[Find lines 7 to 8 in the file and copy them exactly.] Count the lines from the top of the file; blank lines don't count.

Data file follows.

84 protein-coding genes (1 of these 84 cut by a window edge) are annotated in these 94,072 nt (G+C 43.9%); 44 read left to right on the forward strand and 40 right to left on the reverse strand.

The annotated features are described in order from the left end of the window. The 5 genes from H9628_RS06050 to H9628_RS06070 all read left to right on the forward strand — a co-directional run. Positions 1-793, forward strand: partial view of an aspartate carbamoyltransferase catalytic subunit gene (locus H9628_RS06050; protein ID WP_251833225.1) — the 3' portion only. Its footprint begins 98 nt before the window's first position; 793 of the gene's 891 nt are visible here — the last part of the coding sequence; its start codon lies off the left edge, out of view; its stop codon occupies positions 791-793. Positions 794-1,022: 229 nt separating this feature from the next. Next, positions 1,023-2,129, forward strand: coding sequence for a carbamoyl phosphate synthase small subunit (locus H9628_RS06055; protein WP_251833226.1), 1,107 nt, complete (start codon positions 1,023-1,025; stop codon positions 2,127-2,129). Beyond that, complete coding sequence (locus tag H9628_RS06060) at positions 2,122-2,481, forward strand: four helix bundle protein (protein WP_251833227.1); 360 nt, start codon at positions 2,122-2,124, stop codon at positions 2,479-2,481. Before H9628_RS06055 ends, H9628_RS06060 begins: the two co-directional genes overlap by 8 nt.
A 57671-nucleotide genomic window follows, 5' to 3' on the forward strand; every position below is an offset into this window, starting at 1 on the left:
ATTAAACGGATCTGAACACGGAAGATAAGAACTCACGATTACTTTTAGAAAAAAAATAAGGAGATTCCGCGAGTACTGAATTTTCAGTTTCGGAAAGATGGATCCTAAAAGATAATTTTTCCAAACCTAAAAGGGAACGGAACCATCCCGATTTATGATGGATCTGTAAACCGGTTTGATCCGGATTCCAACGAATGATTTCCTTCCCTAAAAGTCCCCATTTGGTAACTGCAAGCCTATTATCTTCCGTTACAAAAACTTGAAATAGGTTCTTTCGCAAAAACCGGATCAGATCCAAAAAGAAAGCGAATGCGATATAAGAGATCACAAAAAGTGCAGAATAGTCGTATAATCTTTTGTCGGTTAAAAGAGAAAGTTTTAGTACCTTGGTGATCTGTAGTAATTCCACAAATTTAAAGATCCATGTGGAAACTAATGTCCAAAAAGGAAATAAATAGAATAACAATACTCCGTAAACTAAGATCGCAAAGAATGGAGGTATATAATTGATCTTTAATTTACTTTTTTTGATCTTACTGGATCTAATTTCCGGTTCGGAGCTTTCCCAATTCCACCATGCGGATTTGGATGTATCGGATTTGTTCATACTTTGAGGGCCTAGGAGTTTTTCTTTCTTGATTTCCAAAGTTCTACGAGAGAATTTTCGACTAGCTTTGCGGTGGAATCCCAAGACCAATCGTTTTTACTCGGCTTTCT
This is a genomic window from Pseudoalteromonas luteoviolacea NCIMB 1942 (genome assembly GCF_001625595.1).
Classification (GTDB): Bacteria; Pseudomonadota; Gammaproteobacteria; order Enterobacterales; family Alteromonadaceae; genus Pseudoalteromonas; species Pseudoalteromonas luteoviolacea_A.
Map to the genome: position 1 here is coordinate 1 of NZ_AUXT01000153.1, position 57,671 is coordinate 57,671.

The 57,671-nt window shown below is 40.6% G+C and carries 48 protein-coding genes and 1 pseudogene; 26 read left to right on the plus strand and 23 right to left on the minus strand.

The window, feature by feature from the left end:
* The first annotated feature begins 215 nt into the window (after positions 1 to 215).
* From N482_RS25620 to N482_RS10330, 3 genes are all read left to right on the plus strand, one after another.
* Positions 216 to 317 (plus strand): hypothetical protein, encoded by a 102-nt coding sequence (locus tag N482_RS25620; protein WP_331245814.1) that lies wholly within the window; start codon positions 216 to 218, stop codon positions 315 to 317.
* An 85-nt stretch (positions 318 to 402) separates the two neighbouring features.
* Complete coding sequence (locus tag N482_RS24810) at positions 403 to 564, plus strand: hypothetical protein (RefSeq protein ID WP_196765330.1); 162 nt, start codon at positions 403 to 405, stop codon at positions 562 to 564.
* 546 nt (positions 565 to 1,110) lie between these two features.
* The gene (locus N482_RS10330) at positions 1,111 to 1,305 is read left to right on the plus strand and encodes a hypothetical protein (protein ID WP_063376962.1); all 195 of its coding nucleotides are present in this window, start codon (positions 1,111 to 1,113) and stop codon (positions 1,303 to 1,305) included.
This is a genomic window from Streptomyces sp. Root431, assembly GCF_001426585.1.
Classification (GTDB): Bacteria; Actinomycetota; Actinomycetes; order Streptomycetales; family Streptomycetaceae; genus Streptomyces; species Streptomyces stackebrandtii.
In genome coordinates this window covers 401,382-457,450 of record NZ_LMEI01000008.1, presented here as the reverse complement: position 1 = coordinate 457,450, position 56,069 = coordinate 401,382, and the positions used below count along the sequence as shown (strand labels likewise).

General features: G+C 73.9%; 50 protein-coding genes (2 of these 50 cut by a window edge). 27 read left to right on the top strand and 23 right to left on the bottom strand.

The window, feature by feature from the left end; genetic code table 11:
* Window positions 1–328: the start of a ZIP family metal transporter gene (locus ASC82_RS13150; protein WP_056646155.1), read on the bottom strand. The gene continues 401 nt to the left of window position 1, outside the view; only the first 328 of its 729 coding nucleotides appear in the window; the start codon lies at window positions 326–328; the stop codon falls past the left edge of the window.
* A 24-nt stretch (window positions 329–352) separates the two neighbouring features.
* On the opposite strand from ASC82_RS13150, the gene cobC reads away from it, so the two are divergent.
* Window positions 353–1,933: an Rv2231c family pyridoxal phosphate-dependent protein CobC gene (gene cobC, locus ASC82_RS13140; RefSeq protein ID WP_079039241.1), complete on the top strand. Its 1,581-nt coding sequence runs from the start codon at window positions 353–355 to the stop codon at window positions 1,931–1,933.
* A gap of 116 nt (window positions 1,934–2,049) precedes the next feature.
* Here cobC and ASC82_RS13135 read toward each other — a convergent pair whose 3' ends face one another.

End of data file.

Map to the genome: position 1 here is coordinate 1 of NZ_AUXT01000153.1, position 57,671 is coordinate 57,671.

The 57,671-nt window shown below is 40.6% G+C and carries 48 protein-coding genes and 1 pseudogene; 26 read left to right on the plus strand and 23 right to left on the minus strand.